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In Their Own Words

September 12, 1864

Union Soldier Told of Atlanta Evacuation

Col. Fredrick Winkler of the 26th Wisconsin Infantry wrote his wife from Atlanta:

“The Major and I took a moonlight ride around the city last evening and lingered some time near General Thomas’ headquarters, where that excellent band of the 33rd Massachusetts discoursed some of its exquisite music. Atlanta is really a very fine city; there must have been a great deal of wealth in it. There are many large mansions and it looks much like a western city. Two-thirds of our term of service has now expired, and we can stay only one year more. I have a hope that it won’t be a year more, still who can tell. The citizens of Atlanta are all leaving; large wagon trains leave daily with southern families and their chattels - all but the human chattels - and are received into General Hood’s lines under flags of truce. Those who are not devoted to the south are preparing for a grand migration northward; thus Atlanta will be left to the soldiers alone. General Sherman has issued a stringent order, that no trader shall be allowed to settle within any fortified place south of Chattanooga. He has no sympathy with those who follow the army to make money out of it. The clerk of the paymaster of our brigade has arrived. It seems that all the armies are being paid; thus relief will soon be brought to your suffering soldiers’ families.”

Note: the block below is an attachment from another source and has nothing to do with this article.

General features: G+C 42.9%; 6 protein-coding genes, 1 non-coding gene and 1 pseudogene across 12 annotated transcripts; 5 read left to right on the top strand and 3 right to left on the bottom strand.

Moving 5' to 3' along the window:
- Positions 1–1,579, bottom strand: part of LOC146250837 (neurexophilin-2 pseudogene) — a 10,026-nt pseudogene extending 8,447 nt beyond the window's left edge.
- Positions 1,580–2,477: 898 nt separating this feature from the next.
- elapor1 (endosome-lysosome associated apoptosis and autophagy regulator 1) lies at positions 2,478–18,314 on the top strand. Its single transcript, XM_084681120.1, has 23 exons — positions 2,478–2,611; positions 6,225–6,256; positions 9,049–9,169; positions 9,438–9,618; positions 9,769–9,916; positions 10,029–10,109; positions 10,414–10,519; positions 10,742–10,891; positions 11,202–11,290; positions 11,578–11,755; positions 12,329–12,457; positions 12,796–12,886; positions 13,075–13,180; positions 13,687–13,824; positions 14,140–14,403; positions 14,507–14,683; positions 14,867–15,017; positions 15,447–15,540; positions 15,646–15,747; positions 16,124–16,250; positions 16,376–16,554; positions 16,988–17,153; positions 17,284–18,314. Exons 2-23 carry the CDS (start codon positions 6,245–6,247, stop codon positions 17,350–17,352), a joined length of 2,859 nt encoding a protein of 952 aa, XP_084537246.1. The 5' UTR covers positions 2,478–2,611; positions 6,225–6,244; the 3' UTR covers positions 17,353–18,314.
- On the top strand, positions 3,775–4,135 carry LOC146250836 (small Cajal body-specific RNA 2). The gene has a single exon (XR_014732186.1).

Source: Civil War Letters of Major Fredrick C. Winkler, 1864 in 26th Wisconsin Infantry Volunteers Home Page